Yikes. This should have been up 12-hours ago. If I had the ability, I'd spend the rest of the day designing a time machine just so I could get this done quicker, but advanced computational fictional time physics isn't one of the books I've read yet. That, and I lack a blue police box to put it all in.
We're 20 chapters into the Through the Whole Bible blog effort, which puts us squarely in Genesis 20 (LINK). Last year, I preached through the first 25 chapters of Genesis, and you can find the relevant postings here and here.
Taken historically, at this point Abraham is traveling away from the wreck of Sodom and Gomorrah. His relationship with Lot is completely severed and he moves on. Assuming a straightforward chronology of Genesis here, the incident of this chapter comes between the visit of God that precedes the destruction and the birth of Isaac, which means it fits into a year's time span.
During that year, Abraham apparently moved back toward the Negev into the kingdom of Gerar. The king there, Abimelech (or Abimelek, new NIV—I like using the phonetic spellings, by the way, that's nice), was a typical city-state totalitarian despot and Abraham was afraid they would kill him and take Sarah.
Sound familiar? Look here. He's pulled this stunt before.
For most of us, that's it. Here's the repeat of the same willful, sinful mistake as before. When that happens, we're done with someone. The man that sins twice is no longer fit to be our role model. The woman who, having once betrayed us, stabs us in the back again, she's gone from our life.
Is that the right way to act?
Now some of you are about to over-react to this statement because you're jumping to certain, specific situations. So let's hit the exceptions to the rule and then the rule: physical safety and prevention of emotional destruction are important. If someone is physically abusive or emotionally abusive (sexual abuse is really both of those, so count it in the batch) then yes: get away and get safe. If someone is a thief then don't give them your house keys again.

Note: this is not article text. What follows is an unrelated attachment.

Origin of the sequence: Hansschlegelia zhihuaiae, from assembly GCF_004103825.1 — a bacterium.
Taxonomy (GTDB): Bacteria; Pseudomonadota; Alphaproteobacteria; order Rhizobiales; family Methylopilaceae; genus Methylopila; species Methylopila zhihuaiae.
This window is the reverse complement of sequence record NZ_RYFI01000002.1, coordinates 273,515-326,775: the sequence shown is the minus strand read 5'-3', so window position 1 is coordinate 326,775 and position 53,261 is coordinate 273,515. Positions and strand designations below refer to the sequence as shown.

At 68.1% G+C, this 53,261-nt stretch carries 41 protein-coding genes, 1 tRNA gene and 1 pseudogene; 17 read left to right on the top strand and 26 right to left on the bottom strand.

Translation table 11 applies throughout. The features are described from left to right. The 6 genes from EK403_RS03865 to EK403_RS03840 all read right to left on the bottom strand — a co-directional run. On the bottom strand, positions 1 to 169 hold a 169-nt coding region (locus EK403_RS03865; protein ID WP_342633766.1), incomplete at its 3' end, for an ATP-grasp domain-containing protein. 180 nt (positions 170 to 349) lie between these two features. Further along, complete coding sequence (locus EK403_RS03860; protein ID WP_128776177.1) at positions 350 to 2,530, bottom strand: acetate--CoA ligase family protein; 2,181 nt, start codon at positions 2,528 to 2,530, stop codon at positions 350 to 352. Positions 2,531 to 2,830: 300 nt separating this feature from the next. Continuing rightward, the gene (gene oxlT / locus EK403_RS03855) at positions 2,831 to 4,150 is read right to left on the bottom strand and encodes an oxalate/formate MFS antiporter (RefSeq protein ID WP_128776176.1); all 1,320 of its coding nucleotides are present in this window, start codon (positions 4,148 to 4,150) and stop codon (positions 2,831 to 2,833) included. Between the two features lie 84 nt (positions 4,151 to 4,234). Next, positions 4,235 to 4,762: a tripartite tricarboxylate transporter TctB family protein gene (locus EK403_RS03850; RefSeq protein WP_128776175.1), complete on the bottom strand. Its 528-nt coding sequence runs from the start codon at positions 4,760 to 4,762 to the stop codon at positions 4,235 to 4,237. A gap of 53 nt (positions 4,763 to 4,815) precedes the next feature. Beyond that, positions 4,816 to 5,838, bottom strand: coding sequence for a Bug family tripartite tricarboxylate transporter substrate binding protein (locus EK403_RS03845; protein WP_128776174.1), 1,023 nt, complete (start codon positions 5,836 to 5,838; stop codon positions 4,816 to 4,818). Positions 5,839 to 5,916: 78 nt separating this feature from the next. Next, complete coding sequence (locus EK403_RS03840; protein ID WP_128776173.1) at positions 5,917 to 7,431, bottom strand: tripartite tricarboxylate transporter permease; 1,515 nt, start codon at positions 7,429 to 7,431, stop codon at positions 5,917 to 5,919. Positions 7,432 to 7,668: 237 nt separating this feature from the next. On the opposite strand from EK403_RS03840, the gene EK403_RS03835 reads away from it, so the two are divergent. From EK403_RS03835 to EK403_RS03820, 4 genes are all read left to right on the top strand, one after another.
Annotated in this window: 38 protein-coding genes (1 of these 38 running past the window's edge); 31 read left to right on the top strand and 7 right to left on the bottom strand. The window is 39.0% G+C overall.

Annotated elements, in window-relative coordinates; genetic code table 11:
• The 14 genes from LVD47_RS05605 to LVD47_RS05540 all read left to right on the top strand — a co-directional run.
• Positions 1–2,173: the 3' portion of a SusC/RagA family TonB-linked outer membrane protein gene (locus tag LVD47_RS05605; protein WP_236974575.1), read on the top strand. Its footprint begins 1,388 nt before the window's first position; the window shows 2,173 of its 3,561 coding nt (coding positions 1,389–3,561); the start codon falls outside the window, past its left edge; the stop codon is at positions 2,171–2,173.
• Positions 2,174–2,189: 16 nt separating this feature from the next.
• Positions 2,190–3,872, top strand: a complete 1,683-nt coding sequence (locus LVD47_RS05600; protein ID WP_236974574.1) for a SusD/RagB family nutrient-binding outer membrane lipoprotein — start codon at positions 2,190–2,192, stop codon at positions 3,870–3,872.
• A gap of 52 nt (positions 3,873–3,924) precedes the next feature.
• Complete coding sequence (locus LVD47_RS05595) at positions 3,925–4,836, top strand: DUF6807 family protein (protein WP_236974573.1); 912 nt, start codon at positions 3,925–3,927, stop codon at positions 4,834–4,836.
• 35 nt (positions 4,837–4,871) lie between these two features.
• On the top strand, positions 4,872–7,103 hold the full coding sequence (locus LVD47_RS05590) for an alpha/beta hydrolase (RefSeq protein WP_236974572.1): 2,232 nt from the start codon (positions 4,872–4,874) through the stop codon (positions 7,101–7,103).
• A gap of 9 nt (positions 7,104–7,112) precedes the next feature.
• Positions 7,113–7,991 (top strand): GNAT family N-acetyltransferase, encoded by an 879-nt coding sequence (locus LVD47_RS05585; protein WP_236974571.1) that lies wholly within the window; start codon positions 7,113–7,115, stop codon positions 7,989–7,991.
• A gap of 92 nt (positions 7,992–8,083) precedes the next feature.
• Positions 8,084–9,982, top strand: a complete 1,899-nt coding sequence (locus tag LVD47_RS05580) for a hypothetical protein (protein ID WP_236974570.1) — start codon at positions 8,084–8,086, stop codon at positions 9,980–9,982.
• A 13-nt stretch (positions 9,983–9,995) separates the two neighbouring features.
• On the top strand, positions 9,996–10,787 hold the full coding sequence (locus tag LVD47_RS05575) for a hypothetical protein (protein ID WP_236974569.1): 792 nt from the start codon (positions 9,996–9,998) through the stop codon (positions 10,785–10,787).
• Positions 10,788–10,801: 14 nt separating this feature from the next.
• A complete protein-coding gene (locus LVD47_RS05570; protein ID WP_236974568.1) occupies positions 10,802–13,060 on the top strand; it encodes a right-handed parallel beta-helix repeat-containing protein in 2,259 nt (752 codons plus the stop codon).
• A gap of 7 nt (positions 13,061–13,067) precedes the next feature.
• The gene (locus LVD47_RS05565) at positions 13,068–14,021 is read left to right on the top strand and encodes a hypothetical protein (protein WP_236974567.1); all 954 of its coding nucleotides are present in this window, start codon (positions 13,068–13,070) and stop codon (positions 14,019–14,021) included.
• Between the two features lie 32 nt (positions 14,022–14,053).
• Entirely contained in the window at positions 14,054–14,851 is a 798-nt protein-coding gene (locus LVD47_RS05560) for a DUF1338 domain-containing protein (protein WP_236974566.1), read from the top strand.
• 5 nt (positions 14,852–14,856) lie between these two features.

However, while those circumstances surely do affect too many people, they do not affect each one of us. And typically, we're responding to lesser issues. Or we're responding to those abstract failures of people we don't even know: we're done with reading Billy Graham because he once embraced Catholics as Christians or done with Ed Stetzer since he preached to the Assembly of God people that one time.
We cut out our brother for his failed marriage, our cousin for his too frequent drinking binges, our niece for her early pregnancy. Especially since "they should know better by now!"
Take a look at this, though: Abraham makes the same willful decision twice. Sarah is comfortable enough with the ruse to go along, and back in Genesis 20:13 he tells Abimelech that this was their practice everywhere they went. It's a habit.
This coming after all of the restatements of the promise to preserve Abraham and Sarah and bring a child to them. This coming after the vision of the covenant in Genesis 15. After seeing God rain destruction on Sodom and Gomorrah. After he has bloomin' seen God deliver him and his wife from Pharaoh after he pulled the same stunt.
He should have known better. He did know better.
How quick are we to dispose of relationships when they violate the "You should know better" clause we've attached? Who are we to attach that clause in the first place?